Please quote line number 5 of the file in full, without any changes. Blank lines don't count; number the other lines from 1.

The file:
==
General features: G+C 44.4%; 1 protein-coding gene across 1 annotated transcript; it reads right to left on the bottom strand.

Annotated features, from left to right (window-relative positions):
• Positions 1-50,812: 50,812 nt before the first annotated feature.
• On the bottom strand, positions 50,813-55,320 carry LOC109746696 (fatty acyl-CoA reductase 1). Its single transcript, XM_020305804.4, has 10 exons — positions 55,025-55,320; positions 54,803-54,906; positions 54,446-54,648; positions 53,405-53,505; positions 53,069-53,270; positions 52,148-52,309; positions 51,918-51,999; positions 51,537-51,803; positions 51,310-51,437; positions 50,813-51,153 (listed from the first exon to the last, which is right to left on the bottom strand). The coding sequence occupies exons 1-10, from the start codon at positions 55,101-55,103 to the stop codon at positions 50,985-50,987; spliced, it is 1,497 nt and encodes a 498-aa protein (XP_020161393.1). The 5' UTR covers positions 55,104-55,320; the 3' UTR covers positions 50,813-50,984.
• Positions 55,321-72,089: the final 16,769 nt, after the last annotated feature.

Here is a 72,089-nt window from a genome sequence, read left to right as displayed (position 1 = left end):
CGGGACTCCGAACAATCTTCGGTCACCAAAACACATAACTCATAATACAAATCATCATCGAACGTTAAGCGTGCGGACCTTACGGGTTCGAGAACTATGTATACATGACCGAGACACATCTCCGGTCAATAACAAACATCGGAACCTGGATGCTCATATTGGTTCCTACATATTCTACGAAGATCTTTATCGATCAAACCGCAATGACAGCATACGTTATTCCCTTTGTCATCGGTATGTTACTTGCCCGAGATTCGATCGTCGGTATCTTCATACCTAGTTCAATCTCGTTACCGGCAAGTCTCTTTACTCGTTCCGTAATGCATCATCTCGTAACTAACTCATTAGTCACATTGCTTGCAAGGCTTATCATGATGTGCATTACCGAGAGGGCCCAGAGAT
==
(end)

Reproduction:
• Positions 55,321-72,089: the final 16,769 nt, after the last annotated feature.